Graham said of the added spending, "It's not my goal to increase spending, it's my goal to increase the ability to defend America overall." Sen. Kelly Ayotte (R-NH), a co-sponsor of the amendment, said, “American troops are deployed overseas in Afghanistan and combatting the threat we face from ISIS and other terrorist groups, and we have a responsibility to provide them with the very best training and equipment available.”

However, Sen. Bernie Sanders (I-VT), the ranking member of the committee, derided Graham’s plan as a “total budget gimmick” that will directly add to the budget deficit. “You want to debate defense spending?” Sanders said to the committee Republicans. “Let’s debate it.”

Both the Senate and House committees approved their balanced budget blue prints along strict party lines, and prepared to send them to the House and Senate floors for debate and votes next week. The proposals are designed to wipe out the deficit in ten years without raising taxes but by cutting as much as $5.5 trillion from mandatory and discretionary programs. While the two committees use different strategies for raising overall defense spending above the caps, the end result will be the same.

In drafting their budgets, Senate and House GOP leaders appear confident that they have simultaneously met the concerns of defense hawks and fiscal conservatives by boosting overall spending while preserving the appearance of observing the caps.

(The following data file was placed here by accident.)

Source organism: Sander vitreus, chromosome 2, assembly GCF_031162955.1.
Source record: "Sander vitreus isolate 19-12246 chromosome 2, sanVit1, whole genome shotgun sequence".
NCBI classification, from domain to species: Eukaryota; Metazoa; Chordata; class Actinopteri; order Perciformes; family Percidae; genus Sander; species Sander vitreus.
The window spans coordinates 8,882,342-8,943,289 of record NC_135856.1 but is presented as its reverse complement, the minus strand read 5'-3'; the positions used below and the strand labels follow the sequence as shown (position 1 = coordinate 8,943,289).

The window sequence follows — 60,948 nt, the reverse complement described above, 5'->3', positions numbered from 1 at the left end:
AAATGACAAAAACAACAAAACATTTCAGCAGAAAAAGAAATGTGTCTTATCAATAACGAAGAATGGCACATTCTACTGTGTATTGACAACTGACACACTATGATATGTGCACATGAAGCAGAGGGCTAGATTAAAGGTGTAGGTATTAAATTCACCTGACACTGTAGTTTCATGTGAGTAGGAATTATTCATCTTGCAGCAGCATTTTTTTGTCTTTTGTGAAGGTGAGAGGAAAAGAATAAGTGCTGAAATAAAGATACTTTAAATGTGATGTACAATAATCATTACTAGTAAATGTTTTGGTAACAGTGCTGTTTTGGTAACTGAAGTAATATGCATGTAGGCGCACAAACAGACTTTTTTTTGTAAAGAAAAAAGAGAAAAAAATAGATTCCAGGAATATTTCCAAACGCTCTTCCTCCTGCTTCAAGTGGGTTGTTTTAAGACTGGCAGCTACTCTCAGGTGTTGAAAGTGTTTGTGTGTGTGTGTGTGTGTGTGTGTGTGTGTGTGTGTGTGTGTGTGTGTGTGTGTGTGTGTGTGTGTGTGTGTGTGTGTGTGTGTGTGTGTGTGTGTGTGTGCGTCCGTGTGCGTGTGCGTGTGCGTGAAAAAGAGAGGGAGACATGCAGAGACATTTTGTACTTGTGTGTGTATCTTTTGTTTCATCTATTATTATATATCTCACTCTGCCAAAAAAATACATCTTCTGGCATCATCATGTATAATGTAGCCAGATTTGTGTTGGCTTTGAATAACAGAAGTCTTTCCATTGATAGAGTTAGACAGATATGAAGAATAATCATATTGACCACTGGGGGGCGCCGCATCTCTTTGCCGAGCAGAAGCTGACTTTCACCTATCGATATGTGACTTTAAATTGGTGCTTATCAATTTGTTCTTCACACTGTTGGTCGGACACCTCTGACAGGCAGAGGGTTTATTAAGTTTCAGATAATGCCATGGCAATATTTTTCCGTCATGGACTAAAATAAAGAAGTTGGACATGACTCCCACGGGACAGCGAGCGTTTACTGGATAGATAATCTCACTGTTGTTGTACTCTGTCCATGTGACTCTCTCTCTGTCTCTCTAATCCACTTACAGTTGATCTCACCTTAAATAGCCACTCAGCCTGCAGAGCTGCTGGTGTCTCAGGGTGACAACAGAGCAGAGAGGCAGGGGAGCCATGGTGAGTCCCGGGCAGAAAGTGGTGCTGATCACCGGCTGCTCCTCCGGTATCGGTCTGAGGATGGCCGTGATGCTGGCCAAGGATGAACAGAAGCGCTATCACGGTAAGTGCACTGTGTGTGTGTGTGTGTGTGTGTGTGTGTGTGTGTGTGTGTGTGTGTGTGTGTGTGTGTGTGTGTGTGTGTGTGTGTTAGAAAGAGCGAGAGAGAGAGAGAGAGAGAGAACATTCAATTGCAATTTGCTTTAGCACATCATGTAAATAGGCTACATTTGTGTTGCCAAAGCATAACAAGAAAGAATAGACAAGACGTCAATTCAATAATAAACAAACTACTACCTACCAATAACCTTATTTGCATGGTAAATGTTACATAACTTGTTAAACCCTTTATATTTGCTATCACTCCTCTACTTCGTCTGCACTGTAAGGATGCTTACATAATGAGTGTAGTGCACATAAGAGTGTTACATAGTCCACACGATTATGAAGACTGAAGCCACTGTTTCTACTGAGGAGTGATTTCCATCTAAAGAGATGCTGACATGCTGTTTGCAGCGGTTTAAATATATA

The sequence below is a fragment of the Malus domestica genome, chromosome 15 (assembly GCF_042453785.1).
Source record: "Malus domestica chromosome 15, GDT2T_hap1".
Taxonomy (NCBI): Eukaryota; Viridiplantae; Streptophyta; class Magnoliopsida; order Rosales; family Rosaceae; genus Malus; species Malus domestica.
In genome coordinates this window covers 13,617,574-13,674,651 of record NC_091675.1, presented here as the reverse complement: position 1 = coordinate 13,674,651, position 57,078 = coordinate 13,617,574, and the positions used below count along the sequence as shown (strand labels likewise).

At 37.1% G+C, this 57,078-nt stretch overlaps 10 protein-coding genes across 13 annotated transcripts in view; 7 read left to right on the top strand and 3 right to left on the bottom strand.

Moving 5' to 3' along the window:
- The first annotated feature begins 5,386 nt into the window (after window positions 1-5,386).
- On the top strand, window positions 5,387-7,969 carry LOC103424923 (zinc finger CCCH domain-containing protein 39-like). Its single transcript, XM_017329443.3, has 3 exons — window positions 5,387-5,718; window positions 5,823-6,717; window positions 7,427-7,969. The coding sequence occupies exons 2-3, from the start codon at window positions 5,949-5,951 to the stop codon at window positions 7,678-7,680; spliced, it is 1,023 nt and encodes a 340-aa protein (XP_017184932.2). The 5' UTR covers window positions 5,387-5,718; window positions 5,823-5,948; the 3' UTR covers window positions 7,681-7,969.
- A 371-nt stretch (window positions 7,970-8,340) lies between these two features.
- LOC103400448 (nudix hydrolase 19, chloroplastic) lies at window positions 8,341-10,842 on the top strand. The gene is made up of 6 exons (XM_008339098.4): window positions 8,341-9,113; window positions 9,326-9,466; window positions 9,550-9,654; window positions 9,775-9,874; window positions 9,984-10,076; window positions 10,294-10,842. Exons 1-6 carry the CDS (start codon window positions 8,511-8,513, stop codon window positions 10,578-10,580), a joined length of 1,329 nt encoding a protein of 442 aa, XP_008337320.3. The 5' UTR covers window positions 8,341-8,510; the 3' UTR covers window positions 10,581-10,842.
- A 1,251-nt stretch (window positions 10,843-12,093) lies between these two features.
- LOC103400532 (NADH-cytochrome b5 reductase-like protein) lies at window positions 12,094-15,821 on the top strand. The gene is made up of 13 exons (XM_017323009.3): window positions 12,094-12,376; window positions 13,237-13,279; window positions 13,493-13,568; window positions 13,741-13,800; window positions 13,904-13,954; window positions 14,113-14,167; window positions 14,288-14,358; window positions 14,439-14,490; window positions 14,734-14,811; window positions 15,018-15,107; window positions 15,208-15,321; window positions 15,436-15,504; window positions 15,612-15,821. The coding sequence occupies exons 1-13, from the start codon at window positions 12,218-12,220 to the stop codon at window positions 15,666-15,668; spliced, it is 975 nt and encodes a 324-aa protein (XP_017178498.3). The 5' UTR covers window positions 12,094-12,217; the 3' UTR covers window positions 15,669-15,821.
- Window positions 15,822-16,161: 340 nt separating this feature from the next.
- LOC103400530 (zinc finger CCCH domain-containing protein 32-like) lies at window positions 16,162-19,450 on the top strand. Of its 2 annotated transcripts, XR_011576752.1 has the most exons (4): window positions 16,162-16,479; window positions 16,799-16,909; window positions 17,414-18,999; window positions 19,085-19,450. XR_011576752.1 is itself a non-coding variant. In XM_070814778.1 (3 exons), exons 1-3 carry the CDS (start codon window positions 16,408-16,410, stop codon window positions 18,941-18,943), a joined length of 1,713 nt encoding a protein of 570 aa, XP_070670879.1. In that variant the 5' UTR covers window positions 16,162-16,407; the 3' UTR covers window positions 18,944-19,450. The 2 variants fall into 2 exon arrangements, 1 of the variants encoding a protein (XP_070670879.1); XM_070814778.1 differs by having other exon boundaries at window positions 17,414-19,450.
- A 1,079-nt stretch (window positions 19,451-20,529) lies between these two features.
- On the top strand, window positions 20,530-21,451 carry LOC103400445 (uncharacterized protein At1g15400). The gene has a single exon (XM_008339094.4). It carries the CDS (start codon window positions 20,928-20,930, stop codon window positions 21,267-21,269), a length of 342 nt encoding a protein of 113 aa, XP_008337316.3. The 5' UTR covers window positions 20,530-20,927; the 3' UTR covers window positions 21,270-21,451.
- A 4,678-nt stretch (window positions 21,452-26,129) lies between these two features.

Related: GOP Balanced Budget Moves Forward as Rifts Remain

Yet the two budget plans are certain to prompt intense debate on the House and Senate floors next week, and GOP leaders will have to fight to hold their party together. With Democrats vowing to oppose the budgets, House Speaker John Boehner (R-OH) and Senate Majority Leader Mitch McConnell (R-KY) can only afford to lose only a handful of their members and still pass the budgets.

Meanwhile, two prominent defense experts critical of the GOP drive to bolster the defense budget have written in Defense One that there are plenty of ways the Pentagon could spend its money more efficiently. “Nobody has said why or how the currently prescribed funding levels are inadequate to deal with the threats facing the United States today and beyond,” wrote retired Lt. Gen Robert G. Gard Jr, chairman of the board of the Center for Arms Control and Non-Proliferation, and Angela Canterbury, the center’s executive director.

“As McCain well knows, one of the most serious financial problems facing the nation is how so many taxpayer dollars are wasted on military programs that aren’t needed and on abuses in Pentagon spending,” they wrote. “McCain has been a longtime critic of the infamous problems with the F-35 Joint Strike Fighter, the poster child of Pentagon’s wasteful excess.

Related: Obama Would Slash Overseas War Budget by 21 Percent

“The military has and will spend more on this aircraft than France and the United Kingdom together spend on defense in one year,” they added. “What’s more, the F-35 hasn’t come close to proving its value and isn’t necessary to meet today’s security challenges.”